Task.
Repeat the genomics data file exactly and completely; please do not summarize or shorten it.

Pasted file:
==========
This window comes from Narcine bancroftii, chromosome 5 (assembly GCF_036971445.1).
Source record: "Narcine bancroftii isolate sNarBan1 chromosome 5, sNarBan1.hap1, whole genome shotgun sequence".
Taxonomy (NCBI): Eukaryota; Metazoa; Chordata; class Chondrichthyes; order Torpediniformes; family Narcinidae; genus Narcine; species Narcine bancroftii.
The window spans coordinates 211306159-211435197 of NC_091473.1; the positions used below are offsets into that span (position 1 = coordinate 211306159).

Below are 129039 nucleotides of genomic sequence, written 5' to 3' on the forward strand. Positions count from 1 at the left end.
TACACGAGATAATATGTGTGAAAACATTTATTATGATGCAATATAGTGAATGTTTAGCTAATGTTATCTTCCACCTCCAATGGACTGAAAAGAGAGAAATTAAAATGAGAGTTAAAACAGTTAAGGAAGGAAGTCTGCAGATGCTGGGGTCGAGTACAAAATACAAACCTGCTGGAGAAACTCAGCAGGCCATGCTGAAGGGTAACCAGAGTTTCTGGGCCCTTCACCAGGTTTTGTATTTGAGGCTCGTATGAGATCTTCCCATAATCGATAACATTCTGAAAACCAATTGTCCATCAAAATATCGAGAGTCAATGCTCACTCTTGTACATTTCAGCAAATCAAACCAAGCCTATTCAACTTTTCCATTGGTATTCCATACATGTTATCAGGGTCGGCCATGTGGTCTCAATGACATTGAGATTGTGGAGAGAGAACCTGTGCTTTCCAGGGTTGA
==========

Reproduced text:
This window comes from Narcine bancroftii, chromosome 5 (assembly GCF_036971445.1).
Source record: "Narcine bancroftii isolate sNarBan1 chromosome 5, sNarBan1.hap1, whole genome shotgun sequence".
Taxonomy (NCBI): Eukaryota; Metazoa; Chordata; class Chondrichthyes; order Torpediniformes; family Narcinidae; genus Narcine; species Narcine bancroftii.
The window spans coordinates 211306159-211435197 of NC_091473.1; the positions used below are offsets into that span (position 1 = coordinate 211306159).

Below are 129039 nucleotides of genomic sequence, written 5' to 3' on the forward strand. Positions count from 1 at the left end.
TACACGAGATAATATGTGTGAAAACATTTATTATGATGCAATATAGTGAATGTTTAGCTAATGTTATCTTCCACCTCCAATGGACTGAAAAGAGAGAAATTAAAATGAGAGTTAAAACAGTTAAGGAAGGAAGTCTGCAGATGCTGGGGTCGAGTACAAAATACAAACCTGCTGGAGAAACTCAGCAGGCCATGCTGAAGGGTAACCAGAGTTTCTGGGCCCTTCACCAGGTTTTGTATTTGAGGCTCGTATGAGATCTTCCCATAATCGATAACATTCTGAAAACCAATTGTCCATCAAAATATCGAGAGTCAATGCTCACTCTTGTACATTTCAGCAAATCAAACCAAGCCTATTCAACTTTTCCATTGGTATTCCATACATGTTATCAGGGTCGGCCATGTGGTCTCAATGACATTGAGATTGTGGAGAGAGAACCTGTGCTTTCCAGGGTTGA